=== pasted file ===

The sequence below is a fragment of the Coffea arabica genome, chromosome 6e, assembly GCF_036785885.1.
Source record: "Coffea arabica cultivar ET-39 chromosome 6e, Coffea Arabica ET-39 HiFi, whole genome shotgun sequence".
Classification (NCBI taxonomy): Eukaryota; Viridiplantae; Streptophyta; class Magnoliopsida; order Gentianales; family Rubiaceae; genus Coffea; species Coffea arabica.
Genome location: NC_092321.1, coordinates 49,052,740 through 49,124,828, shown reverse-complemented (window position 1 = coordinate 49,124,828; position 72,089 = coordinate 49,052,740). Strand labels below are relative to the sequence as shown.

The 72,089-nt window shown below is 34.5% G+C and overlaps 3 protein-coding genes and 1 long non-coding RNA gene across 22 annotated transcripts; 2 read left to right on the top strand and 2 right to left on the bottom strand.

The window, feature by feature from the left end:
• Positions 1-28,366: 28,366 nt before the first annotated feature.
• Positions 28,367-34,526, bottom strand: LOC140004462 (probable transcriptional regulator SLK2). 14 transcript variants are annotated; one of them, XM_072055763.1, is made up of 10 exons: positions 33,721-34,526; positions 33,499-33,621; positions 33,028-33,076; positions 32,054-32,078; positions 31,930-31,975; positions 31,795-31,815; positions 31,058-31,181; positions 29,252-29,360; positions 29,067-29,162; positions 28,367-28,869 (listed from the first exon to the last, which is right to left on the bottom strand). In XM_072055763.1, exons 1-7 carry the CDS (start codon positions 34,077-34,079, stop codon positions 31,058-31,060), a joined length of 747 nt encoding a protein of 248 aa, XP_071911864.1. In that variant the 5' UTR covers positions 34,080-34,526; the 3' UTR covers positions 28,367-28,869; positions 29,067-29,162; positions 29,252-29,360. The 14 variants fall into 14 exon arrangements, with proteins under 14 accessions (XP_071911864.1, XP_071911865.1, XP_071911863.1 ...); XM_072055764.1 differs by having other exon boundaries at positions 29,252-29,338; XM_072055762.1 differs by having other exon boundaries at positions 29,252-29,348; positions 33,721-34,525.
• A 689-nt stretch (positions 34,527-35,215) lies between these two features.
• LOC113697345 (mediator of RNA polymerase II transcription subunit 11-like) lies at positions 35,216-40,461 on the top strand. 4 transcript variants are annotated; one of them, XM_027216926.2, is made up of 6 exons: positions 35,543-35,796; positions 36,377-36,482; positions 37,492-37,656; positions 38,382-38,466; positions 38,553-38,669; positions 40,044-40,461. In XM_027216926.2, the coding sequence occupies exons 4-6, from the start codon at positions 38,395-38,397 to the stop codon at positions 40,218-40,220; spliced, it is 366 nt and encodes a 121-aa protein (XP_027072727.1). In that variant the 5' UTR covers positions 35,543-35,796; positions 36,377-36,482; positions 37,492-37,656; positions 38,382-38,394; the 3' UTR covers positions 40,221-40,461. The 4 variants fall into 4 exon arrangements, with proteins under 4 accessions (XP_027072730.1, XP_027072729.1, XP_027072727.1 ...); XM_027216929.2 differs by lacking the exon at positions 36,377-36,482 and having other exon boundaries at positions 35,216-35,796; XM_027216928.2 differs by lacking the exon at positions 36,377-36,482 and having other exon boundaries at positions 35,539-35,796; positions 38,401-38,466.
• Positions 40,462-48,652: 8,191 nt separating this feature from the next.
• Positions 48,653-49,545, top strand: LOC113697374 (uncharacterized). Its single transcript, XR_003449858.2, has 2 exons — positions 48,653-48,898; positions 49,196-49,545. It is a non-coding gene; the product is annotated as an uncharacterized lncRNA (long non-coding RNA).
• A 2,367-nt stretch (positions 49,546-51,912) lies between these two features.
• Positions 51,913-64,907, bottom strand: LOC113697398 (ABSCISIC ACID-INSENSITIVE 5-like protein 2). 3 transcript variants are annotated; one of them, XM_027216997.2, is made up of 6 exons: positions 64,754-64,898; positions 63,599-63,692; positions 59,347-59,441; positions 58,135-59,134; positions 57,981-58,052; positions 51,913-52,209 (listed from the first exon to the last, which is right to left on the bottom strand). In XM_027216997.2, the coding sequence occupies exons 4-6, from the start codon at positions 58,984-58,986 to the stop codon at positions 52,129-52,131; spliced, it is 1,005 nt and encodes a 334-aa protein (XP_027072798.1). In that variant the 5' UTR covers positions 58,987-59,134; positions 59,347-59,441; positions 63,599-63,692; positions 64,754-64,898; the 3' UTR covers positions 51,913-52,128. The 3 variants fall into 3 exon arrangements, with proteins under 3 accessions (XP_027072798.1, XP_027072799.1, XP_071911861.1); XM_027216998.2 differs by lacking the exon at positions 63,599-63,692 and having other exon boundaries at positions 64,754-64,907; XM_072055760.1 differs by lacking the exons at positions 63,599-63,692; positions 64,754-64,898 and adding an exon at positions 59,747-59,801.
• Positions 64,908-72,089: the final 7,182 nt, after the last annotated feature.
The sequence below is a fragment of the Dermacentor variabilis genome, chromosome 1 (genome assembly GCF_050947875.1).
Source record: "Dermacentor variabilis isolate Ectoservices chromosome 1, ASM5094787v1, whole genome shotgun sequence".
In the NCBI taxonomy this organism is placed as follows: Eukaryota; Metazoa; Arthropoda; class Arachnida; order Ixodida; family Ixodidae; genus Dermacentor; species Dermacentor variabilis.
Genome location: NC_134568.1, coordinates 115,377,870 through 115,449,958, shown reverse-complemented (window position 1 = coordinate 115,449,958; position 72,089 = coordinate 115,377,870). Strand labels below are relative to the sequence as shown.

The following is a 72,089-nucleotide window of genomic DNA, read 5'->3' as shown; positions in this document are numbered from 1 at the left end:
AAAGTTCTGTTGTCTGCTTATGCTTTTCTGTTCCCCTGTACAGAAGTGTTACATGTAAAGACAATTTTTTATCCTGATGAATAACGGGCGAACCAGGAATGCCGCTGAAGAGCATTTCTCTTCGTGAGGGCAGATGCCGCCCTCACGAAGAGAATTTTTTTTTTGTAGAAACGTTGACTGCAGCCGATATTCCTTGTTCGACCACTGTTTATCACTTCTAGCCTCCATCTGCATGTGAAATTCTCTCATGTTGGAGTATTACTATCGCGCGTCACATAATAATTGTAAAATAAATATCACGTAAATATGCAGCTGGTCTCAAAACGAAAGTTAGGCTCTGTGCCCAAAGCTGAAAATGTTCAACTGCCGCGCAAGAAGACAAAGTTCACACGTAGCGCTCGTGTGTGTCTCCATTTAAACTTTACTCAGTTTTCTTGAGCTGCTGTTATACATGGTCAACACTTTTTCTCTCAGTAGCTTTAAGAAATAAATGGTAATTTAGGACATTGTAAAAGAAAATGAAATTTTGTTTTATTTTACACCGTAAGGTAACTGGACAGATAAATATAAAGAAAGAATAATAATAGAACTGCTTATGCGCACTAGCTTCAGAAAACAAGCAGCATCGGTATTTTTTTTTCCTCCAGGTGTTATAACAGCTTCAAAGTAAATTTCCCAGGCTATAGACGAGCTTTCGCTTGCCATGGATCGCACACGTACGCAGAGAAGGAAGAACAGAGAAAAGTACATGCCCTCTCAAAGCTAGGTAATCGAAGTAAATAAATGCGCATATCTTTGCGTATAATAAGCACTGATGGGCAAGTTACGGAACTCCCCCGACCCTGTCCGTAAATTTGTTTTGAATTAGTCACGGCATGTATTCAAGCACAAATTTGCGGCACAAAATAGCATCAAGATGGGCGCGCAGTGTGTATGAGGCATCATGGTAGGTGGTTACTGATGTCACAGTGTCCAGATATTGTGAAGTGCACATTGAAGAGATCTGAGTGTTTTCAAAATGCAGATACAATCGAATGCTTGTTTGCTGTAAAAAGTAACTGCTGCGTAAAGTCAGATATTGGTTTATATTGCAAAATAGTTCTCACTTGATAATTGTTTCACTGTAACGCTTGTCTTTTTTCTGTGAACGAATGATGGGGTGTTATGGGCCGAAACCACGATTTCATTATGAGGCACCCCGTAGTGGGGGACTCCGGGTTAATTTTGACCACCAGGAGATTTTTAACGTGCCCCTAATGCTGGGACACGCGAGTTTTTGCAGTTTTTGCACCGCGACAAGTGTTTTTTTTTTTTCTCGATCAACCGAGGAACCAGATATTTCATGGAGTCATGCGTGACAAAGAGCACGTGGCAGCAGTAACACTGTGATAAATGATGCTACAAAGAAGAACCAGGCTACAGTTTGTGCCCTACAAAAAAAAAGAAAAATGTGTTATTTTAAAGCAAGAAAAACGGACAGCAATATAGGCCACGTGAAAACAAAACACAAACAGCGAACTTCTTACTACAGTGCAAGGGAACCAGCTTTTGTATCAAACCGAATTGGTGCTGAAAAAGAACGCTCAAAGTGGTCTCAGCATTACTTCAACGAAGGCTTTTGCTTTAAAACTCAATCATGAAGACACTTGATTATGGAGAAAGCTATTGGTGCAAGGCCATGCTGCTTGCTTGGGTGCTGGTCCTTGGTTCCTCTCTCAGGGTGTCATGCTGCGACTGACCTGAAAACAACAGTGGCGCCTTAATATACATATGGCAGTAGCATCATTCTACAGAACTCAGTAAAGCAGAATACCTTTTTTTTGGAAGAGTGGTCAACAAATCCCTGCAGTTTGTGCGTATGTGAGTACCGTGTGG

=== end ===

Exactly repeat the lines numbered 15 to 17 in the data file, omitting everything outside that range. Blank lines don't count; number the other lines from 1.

• Positions 64,908-72,089: the final 7,182 nt, after the last annotated feature.
The sequence below is a fragment of the Dermacentor variabilis genome, chromosome 1 (genome assembly GCF_050947875.1).
Source record: "Dermacentor variabilis isolate Ectoservices chromosome 1, ASM5094787v1, whole genome shotgun sequence".